There’s a big problem in America’s churches, as the first two chapters of Ken Ham’s coauthored book Already Gone demonstrate (you can read the chapters on our website). Two-thirds of young people are walking away from the church by the time they reach college age, and many aren’t coming back. As Already Gone has shown, many of these young people are leaving because they have unanswered questions about the Christian faith that led them to doubt God’s Word.
Churches have offered many different solutions to combat this growing exodus. One popular so-called solution is to water down the authority of God’s Word. Proponents of this view argue that most people in today’s world don’t believe the Bible, so we shouldn’t treat it as if it were the absolute truth because this will drive people away. Instead we should simply focus on the gospel or perhaps social causes such as combatting homelessness or the sex trade.
One proponent of this view is popular preacher and pastor of North Point Community Church, Andy Stanley. In 2016 Pastor Stanley made this statement in response to the question “What would you do if you were the ‘Pope’ of the entire evangelical church?”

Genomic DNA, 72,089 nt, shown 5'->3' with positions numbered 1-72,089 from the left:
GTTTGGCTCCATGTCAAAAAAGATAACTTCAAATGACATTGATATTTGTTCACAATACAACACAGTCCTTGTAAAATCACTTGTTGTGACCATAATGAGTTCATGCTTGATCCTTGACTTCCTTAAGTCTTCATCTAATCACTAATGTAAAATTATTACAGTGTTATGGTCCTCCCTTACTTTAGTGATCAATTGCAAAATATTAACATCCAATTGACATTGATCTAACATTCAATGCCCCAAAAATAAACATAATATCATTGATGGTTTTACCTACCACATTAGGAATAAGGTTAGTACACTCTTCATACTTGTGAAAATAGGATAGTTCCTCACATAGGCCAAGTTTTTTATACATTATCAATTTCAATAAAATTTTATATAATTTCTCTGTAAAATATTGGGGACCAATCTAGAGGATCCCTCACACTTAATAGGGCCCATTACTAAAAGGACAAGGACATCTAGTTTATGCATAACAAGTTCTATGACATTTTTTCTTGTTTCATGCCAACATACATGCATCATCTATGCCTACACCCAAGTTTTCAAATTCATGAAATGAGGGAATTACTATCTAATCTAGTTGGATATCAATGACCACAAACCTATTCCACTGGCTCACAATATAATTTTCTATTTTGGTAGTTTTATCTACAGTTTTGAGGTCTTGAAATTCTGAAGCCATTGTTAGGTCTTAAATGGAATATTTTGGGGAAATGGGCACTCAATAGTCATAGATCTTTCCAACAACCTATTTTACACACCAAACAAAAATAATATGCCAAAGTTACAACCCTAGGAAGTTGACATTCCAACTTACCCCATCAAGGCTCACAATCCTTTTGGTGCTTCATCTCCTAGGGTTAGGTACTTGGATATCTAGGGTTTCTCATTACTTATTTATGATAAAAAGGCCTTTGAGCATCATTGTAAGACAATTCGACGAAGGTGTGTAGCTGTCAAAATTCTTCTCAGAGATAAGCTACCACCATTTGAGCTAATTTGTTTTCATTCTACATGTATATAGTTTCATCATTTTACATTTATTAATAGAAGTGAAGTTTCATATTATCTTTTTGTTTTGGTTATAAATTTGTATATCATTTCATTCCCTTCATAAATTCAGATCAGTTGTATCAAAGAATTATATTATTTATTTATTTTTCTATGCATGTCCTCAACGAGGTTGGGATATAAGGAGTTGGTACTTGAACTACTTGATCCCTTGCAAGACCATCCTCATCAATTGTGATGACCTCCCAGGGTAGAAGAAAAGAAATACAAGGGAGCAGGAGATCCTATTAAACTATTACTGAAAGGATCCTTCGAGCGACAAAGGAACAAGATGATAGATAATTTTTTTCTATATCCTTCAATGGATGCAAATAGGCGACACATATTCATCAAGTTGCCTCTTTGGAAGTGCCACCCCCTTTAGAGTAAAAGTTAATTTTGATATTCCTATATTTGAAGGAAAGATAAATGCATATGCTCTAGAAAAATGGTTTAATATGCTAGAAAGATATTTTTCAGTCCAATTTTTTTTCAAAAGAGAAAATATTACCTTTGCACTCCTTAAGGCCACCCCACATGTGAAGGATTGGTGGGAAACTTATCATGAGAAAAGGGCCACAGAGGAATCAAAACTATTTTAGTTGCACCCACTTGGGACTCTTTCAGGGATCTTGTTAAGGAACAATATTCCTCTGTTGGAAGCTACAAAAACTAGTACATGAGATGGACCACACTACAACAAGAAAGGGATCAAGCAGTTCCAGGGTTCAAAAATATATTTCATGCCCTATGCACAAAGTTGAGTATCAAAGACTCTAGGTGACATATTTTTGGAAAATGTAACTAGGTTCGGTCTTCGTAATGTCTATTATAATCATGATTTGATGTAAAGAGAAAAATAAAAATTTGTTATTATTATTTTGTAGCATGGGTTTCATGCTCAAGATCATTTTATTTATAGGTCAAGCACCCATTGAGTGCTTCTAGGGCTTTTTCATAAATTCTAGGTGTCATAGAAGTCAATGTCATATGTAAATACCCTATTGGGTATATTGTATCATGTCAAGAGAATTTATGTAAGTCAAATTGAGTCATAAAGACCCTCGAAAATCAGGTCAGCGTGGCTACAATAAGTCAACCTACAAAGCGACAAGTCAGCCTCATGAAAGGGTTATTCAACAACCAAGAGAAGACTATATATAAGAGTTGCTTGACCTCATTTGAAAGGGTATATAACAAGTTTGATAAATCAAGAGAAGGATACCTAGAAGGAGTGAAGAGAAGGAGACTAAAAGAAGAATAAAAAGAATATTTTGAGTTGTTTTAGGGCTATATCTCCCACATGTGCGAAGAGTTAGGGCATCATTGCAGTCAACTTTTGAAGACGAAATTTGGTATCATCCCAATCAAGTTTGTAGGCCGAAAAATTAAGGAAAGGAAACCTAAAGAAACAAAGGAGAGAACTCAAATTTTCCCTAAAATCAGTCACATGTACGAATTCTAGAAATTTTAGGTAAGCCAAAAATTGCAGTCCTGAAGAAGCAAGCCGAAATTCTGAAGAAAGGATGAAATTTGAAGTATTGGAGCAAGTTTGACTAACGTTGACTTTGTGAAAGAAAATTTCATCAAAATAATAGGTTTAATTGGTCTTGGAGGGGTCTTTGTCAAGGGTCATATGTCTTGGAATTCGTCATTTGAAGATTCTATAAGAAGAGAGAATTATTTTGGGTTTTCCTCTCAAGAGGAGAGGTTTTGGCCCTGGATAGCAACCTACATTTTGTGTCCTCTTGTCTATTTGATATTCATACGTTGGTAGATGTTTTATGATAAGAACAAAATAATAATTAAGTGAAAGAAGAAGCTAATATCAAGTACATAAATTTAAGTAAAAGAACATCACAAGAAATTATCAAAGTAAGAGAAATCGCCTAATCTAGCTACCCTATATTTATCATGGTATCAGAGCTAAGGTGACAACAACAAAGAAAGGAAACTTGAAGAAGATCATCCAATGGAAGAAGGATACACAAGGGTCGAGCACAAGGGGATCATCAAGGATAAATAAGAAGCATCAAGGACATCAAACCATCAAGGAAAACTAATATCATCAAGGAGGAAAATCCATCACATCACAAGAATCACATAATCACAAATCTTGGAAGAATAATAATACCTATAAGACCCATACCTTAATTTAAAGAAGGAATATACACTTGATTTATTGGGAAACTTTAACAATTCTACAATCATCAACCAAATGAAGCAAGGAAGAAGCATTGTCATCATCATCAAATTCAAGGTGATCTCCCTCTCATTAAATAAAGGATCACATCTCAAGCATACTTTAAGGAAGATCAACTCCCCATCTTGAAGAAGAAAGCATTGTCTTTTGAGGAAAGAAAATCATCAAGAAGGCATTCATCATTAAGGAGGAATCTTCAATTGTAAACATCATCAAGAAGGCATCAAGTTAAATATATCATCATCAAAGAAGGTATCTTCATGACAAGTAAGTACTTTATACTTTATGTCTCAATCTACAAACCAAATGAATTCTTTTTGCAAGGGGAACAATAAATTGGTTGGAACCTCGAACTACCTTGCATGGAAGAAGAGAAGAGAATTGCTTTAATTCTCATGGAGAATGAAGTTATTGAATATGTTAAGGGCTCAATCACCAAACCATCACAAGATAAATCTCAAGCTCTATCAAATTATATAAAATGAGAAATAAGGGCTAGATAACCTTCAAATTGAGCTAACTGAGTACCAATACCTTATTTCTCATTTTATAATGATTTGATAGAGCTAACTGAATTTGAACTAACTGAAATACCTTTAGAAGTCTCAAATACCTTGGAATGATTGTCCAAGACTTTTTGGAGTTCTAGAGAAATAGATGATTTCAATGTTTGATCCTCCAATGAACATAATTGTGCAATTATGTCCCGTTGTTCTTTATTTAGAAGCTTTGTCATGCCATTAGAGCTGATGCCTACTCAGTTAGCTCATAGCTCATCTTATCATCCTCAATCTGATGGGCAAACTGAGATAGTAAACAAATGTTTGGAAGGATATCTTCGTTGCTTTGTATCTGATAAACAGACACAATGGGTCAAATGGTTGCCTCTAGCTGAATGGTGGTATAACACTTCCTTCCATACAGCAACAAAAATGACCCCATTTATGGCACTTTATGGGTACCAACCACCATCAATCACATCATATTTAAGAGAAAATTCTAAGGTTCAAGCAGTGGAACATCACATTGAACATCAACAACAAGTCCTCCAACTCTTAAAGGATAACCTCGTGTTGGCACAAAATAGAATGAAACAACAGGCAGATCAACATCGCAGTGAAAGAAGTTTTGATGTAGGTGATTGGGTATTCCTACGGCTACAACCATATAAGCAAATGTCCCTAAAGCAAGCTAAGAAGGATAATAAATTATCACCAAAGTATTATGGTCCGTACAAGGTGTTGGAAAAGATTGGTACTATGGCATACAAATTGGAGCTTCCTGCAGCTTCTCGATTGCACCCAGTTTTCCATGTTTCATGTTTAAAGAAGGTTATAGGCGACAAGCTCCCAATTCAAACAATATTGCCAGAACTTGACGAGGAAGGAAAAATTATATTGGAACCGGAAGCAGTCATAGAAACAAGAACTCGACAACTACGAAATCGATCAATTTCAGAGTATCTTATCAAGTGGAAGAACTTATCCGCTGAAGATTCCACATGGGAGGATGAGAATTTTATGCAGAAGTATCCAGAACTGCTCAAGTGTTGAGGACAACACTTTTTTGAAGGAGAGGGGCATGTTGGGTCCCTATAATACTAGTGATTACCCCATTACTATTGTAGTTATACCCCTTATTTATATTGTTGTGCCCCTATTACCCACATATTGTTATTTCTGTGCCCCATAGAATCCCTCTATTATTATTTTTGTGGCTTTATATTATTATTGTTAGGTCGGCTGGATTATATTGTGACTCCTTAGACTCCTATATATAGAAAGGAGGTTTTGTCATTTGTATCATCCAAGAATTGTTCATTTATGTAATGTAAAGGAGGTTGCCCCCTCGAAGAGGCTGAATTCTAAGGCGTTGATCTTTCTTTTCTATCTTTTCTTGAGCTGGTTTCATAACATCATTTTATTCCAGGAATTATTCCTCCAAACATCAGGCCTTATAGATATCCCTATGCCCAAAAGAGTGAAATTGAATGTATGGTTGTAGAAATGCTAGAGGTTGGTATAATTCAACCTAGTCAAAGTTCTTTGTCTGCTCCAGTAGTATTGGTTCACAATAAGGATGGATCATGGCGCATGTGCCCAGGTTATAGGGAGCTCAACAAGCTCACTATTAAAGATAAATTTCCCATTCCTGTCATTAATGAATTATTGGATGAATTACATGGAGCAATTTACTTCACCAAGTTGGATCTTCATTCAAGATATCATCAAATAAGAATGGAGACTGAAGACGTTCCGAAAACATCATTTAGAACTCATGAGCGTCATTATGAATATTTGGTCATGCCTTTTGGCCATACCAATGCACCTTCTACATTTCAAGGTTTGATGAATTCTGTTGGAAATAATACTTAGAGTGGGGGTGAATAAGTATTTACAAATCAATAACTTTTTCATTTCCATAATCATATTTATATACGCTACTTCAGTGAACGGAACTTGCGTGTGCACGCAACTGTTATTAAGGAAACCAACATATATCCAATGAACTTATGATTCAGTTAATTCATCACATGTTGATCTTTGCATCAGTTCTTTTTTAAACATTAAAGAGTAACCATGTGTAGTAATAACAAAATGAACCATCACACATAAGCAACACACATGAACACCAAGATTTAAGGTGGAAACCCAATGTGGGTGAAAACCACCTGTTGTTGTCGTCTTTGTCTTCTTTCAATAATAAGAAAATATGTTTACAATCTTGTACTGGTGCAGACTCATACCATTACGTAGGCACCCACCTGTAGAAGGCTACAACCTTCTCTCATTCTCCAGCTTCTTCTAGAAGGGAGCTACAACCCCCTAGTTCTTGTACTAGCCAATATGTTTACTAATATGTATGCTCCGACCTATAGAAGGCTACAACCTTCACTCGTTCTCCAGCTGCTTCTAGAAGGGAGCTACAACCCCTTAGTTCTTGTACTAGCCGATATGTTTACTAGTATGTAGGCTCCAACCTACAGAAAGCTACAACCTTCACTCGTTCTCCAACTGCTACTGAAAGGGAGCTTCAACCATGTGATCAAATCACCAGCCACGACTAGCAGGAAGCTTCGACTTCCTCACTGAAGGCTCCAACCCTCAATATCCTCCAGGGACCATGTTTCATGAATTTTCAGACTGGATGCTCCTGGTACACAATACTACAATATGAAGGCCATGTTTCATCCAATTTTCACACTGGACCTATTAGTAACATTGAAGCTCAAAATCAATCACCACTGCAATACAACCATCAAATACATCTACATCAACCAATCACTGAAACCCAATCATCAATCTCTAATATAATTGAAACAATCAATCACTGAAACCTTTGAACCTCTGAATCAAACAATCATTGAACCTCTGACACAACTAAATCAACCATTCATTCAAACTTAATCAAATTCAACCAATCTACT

I would ask preachers, pastors, and student pastors in their communication to get the spotlight off the Bible and back on the resurrection. Let’s get people’s attention back on Jesus as soon as possible, that the issue for us is always who is Jesus, [and] did He rise from the dead? And that we would leverage the authority we have in the resurrection as opposed to Scripture, not because I don’t believe Scripture’s inspired in terms of reaching this culture.
Earlier, in 2014, an article in Christianity Today stated,
It’s time to stop saying, “the Bible says.” At least according to Andy Stanley.
At Exponential, a church-planting conference attended by 5,000 in late spring (with another 20,000 watching via video), the senior pastor of North Point Community Church in Alpharetta, Georgia, said pastors should instead use phrases like “Paul says” and “Jesus says” when citing Scripture.